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    ABSTRACT: Platelet endothelial cell adhesion molecule-1 (PECAM-1/CD31) plays an important role in leukocyte-endothelial cell adhesion and transmigration. Single nucleotide polymorphisms of PECAM-1 encoding amino acid substitutions at positions 98 leucine/valine (L/V), 536 serine/asparagine (S/N), and 643 arginine/glycine (R/G) occur in strong genetic linkage resulting in two common haplotypes (LSR and VNG). These PECAM-1 polymorphisms are associated with graft-versus-host disease after hematopoietic stem cell transplantation and with cardiovascular disease, but whether they influence PECAM-1 function is unknown. We examined the effect of homozygous and heterozygous expression of the PECAM-1 LSR and VNG genotypes on the adhesive interactions of peripheral blood monocytes and activated endothelial cell monolayers under shear stress in a flow-based cell adhesion assay. There was no difference in monocyte adhesion between the two homozygous genotypes of PECAM-1 but when monocytes expressed both alleles in heterozygous form, firm adhesion of monocytes to endothelial cells was markedly increased. PECAM-1 polymorphism expressed in homozygous or heterozygous form by endothelial cells did not influence monocyte adhesion. This is, to our knowledge, the first demonstration that PECAM-1 genotype can alter the level of monocyte binding to endothelial cells and a demonstration that heterozygous expression of a polymorphic protein may lead to altered function.
    Transplantation 03/2008; 85(3):471-7. DOI:10.1097/TP.0b013e3181622d65 · 3.78 Impact Factor
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    ABSTRACT: By comparison with the neighboring island of Sicily, the frequency of multiple sclerosis (MS) in Malta is remarkably low. To explore whether the relative rarity of MS in Malta might be the result of lower population frequencies of major histocompatibility complex susceptibility alleles, we genotyped the HLA-DRB1 locus in 77 Maltese-born patients (97% of the prevalent unrelated native cases) and 206 Maltese controls. We made comparisons with previously published data for Sicily and other European countries. The anticipated association with HLA-DRB1*15, the main susceptibility allele in most other populations, was confirmed (p(c) = 0.009) but, in addition, we also observed an equally strong, and apparently protective, effect of the HLA-DRB1*11 allele (p(c) = 0.016). In comparison with previously published data from Sicily, we found that all HLA-DRB1 risk alleles were more common in Malta, whereas HLA-DRB1*11 was slightly less common. The difference in prevalence seen between the neighboring islands of Malta and Sicily cannot be explained by differences in background HLA-DRB1 population allele frequencies, which if anything would predict a higher rate of disease in Malta than in Sicily.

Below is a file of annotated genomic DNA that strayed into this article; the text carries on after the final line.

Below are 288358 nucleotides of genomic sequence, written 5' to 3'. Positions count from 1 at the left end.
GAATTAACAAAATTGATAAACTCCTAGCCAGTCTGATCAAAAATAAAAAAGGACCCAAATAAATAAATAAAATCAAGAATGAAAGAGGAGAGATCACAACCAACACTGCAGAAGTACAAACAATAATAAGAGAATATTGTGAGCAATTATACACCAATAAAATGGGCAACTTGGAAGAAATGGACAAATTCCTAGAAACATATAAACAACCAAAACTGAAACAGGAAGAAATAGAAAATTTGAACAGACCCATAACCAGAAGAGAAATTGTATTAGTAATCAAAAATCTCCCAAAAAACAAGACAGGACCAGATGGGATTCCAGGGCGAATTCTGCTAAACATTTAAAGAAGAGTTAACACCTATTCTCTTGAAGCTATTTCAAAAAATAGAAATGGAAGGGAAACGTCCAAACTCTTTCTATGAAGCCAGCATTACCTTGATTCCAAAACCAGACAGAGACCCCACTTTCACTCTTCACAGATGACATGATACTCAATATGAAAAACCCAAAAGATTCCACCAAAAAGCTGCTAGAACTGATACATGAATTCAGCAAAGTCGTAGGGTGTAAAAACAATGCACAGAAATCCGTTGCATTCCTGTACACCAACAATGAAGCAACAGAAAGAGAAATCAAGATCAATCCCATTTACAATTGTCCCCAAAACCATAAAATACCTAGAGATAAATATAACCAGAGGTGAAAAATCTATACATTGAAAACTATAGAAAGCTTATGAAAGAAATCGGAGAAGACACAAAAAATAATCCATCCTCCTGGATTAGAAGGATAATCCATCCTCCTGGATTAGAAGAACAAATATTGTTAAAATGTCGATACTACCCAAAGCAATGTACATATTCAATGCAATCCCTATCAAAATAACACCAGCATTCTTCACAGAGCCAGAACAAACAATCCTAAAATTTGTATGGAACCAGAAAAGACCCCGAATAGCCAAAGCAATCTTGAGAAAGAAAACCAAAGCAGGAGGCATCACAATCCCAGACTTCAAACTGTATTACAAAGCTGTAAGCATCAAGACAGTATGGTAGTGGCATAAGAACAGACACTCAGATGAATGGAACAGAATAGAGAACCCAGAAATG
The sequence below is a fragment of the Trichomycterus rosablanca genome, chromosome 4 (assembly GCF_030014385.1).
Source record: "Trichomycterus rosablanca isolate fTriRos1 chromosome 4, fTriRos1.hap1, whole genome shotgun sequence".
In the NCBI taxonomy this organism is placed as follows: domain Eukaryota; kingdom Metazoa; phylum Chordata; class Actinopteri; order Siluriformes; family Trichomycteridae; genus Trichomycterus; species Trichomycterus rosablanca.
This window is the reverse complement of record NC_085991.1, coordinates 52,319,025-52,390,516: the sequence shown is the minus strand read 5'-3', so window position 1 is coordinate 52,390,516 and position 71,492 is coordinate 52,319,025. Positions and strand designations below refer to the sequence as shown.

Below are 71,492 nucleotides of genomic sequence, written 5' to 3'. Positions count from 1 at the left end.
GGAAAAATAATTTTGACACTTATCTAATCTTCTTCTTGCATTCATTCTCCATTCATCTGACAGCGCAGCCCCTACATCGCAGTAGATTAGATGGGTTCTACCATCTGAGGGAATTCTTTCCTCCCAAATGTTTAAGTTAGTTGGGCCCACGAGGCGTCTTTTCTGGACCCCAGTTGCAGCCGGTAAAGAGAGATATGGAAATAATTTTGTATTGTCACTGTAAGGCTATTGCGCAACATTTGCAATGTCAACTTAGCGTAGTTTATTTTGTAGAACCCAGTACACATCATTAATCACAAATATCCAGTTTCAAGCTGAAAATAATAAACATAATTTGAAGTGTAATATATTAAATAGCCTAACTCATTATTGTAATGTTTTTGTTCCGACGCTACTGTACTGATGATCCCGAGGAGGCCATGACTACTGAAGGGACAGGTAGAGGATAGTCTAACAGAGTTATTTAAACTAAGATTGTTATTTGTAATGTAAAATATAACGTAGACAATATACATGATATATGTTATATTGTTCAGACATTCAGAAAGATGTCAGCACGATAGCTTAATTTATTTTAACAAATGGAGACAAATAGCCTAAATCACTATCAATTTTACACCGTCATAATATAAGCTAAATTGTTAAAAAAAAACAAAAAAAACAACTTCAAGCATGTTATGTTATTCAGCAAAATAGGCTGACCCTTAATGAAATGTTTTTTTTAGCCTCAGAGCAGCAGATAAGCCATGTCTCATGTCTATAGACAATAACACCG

Neurology 02/2008; 70(2):101-5. DOI:10.1212/01.wnl.0000284598.98525.d7 · 8.30 Impact Factor
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    ABSTRACT: Variation in the major histocompatibility complex (MHC) on chromosome 6p21 is known to influence susceptibility to multiple sclerosis with the strongest effect originating from the HLA-DRB1 gene in the class II region. The possibility that other genes in the MHC independently influence susceptibility to multiple sclerosis has been suggested but remains unconfirmed. Using a combination of microsatellite, single nucleotide polymorphism, and human leukocyte antigen (HLA) typing, we screened the MHC in trio families looking for evidence of residual association above and beyond that attributable to the established DRB1*1501 risk haplotype. We then refined this analysis by extending the genotyping of classical HLA loci into independent cases and control subjects. Screening confirmed the presence of residual association and suggested that this was maximal in the region of the HLA-C gene. Extending analysis of the classical loci confirmed that this residual association is partly due to allelic heterogeneity at the HLA-DRB1 locus, but also reflects an independent effect from the HLA-C gene. Specifically, the HLA-C*05 allele, or a variant in tight linkage disequilibrium with it, appears to exert a protective effect (p = 3.3 x 10(-5)). Variation in the HLA-C gene influences susceptibility to multiple sclerosis independently of any effect attributable to the nearby HLA-DRB1 gene.
    Annals of Neurology 03/2007; 61(3):228-36. DOI:10.1002/ana.21063 · 11.91 Impact Factor